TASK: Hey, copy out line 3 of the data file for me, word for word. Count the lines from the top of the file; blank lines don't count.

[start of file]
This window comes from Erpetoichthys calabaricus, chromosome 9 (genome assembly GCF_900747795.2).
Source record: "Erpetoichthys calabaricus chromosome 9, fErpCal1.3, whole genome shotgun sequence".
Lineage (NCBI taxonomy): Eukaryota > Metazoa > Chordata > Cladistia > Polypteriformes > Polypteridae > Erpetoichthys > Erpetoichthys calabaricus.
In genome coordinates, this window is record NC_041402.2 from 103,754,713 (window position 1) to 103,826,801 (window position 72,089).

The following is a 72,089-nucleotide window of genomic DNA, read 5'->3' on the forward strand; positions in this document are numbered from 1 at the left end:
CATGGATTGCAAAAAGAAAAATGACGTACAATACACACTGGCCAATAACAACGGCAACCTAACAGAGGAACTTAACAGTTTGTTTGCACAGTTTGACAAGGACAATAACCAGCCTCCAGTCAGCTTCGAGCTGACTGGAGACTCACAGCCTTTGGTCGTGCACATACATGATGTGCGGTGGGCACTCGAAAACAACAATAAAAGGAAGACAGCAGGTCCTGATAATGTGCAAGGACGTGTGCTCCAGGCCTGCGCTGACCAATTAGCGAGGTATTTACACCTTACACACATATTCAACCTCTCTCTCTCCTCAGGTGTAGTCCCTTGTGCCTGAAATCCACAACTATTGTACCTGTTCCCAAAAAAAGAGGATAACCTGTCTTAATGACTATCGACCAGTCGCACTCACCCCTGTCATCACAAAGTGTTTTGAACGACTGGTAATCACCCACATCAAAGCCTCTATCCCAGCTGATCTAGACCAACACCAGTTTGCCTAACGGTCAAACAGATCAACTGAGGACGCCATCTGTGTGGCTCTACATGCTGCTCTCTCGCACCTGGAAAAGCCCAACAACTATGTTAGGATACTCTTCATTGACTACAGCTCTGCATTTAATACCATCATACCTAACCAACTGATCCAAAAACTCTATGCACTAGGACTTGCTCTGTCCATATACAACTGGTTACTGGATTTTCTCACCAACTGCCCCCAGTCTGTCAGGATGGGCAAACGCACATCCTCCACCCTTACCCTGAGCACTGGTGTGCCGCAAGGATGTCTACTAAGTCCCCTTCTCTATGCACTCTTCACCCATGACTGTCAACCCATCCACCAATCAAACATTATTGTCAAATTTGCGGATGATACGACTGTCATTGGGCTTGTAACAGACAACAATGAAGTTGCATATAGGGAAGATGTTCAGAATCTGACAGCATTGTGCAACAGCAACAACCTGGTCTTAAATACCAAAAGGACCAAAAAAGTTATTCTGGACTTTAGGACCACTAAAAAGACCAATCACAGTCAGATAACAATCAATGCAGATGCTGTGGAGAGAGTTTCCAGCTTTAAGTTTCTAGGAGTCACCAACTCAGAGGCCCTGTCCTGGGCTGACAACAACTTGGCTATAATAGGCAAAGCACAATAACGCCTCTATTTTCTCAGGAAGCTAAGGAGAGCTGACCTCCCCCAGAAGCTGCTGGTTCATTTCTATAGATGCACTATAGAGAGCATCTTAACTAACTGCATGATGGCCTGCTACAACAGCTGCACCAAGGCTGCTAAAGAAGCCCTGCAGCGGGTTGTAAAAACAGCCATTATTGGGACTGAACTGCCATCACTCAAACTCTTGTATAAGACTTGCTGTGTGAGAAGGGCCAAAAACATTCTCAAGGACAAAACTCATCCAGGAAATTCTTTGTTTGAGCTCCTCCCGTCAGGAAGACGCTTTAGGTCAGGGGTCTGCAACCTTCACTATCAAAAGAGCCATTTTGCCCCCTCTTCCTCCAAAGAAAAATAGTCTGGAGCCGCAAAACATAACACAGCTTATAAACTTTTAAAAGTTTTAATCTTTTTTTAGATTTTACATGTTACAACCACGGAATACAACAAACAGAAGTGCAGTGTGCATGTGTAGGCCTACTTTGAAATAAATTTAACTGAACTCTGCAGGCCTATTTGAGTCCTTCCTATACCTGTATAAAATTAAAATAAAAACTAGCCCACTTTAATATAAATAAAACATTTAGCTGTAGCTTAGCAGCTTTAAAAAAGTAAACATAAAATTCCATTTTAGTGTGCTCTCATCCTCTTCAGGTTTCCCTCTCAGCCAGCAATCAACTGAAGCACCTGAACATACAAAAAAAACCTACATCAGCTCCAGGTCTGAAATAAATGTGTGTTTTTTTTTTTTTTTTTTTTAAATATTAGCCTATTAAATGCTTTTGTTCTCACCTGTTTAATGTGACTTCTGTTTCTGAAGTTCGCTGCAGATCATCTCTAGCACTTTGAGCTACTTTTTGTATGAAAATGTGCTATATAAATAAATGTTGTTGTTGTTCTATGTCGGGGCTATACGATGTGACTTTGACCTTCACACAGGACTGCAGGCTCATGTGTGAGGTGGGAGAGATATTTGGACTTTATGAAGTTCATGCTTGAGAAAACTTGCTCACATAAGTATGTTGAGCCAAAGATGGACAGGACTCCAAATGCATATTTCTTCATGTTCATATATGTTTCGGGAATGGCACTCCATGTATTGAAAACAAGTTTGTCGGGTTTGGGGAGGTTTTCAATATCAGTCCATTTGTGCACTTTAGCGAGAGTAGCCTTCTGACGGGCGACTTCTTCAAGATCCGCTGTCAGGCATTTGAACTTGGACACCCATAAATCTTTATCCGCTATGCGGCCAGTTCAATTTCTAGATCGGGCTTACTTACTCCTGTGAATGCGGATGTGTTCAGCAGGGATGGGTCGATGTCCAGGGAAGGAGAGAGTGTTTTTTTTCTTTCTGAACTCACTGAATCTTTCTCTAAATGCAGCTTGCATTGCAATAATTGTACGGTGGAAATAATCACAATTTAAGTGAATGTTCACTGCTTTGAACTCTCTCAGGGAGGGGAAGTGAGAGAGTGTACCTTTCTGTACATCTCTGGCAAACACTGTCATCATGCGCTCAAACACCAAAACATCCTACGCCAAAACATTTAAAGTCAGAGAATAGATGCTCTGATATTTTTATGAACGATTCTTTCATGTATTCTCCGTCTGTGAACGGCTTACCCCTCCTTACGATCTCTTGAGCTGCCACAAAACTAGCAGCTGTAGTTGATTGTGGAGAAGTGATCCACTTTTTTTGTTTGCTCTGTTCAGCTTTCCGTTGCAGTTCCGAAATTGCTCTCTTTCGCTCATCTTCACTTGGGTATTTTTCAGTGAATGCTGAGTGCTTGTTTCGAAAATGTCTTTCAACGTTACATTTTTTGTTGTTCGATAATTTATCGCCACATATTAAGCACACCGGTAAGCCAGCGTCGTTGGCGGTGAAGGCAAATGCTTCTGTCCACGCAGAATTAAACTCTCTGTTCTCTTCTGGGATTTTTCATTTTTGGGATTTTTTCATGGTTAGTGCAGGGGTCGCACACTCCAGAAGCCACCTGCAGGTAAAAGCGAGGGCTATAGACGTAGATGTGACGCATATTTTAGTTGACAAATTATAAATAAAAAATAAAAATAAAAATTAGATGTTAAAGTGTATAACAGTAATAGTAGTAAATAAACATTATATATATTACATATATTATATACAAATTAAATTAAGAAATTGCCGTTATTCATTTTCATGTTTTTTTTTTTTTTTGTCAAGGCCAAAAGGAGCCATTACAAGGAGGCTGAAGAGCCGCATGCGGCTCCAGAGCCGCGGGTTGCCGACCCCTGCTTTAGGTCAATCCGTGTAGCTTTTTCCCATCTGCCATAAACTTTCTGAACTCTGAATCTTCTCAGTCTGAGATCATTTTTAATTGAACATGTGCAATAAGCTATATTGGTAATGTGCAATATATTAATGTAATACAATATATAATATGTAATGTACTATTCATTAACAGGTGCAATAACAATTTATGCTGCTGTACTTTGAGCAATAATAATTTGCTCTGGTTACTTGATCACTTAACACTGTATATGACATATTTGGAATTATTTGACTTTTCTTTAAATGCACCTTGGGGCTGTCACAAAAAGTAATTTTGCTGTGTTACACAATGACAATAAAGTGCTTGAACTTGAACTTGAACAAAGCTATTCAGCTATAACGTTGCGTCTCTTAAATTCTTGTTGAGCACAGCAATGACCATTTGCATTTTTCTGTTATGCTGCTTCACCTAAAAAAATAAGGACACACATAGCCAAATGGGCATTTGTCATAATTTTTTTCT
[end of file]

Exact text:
Lineage (NCBI taxonomy): Eukaryota > Metazoa > Chordata > Cladistia > Polypteriformes > Polypteridae > Erpetoichthys > Erpetoichthys calabaricus.